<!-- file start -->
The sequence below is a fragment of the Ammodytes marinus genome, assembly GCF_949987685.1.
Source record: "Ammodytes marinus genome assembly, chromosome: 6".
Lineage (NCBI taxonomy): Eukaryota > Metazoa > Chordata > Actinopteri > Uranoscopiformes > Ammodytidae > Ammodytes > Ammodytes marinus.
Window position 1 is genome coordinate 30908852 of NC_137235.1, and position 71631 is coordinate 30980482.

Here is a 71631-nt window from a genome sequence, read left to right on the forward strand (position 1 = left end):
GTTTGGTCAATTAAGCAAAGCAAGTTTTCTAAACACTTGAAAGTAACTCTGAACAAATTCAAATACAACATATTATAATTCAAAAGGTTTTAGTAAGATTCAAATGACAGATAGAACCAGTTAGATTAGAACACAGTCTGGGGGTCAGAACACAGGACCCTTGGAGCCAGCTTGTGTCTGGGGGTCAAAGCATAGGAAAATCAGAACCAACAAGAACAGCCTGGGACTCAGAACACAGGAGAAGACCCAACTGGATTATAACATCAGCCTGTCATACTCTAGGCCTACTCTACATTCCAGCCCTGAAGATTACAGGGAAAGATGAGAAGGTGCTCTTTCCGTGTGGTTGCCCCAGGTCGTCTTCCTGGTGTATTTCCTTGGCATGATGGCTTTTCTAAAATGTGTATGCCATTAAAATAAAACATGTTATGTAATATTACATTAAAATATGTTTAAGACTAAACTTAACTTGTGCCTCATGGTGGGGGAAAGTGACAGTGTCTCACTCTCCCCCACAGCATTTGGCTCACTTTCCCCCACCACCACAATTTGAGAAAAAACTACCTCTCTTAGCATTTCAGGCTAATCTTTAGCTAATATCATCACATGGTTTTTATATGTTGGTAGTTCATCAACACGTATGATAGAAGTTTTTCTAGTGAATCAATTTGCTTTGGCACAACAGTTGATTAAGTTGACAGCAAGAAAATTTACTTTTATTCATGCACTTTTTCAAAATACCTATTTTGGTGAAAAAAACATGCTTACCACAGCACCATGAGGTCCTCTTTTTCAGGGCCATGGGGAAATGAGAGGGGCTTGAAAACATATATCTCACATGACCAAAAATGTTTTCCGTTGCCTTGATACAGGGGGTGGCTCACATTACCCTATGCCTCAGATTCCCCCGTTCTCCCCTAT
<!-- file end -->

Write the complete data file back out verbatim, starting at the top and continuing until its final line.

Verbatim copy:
The sequence below is a fragment of the Ammodytes marinus genome, assembly GCF_949987685.1.
Source record: "Ammodytes marinus genome assembly, chromosome: 6".
Lineage (NCBI taxonomy): Eukaryota > Metazoa > Chordata > Actinopteri > Uranoscopiformes > Ammodytidae > Ammodytes > Ammodytes marinus.
Window position 1 is genome coordinate 30908852 of NC_137235.1, and position 71631 is coordinate 30980482.

Here is a 71631-nt window from a genome sequence, read left to right on the forward strand (position 1 = left end):
GTTTGGTCAATTAAGCAAAGCAAGTTTTCTAAACACTTGAAAGTAACTCTGAACAAATTCAAATACAACATATTATAATTCAAAAGGTTTTAGTAAGATTCAAATGACAGATAGAACCAGTTAGATTAGAACACAGTCTGGGGGTCAGAACACAGGACCCTTGGAGCCAGCTTGTGTCTGGGGGTCAAAGCATAGGAAAATCAGAACCAACAAGAACAGCCTGGGACTCAGAACACAGGAGAAGACCCAACTGGATTATAACATCAGCCTGTCATACTCTAGGCCTACTCTACATTCCAGCCCTGAAGATTACAGGGAAAGATGAGAAGGTGCTCTTTCCGTGTGGTTGCCCCAGGTCGTCTTCCTGGTGTATTTCCTTGGCATGATGGCTTTTCTAAAATGTGTATGCCATTAAAATAAAACATGTTATGTAATATTACATTAAAATATGTTTAAGACTAAACTTAACTTGTGCCTCATGGTGGGGGAAAGTGACAGTGTCTCACTCTCCCCCACAGCATTTGGCTCACTTTCCCCCACCACCACAATTTGAGAAAAAACTACCTCTCTTAGCATTTCAGGCTAATCTTTAGCTAATATCATCACATGGTTTTTATATGTTGGTAGTTCATCAACACGTATGATAGAAGTTTTTCTAGTGAATCAATTTGCTTTGGCACAACAGTTGATTAAGTTGACAGCAAGAAAATTTACTTTTATTCATGCACTTTTTCAAAATACCTATTTTGGTGAAAAAAACATGCTTACCACAGCACCATGAGGTCCTCTTTTTCAGGGCCATGGGGAAATGAGAGGGGCTTGAAAACATATATCTCACATGACCAAAAATGTTTTCCGTTGCCTTGATACAGGGGGTGGCTCACATTACCCTATGCCTCAGATTCCCCCGTTCTCCCCTAT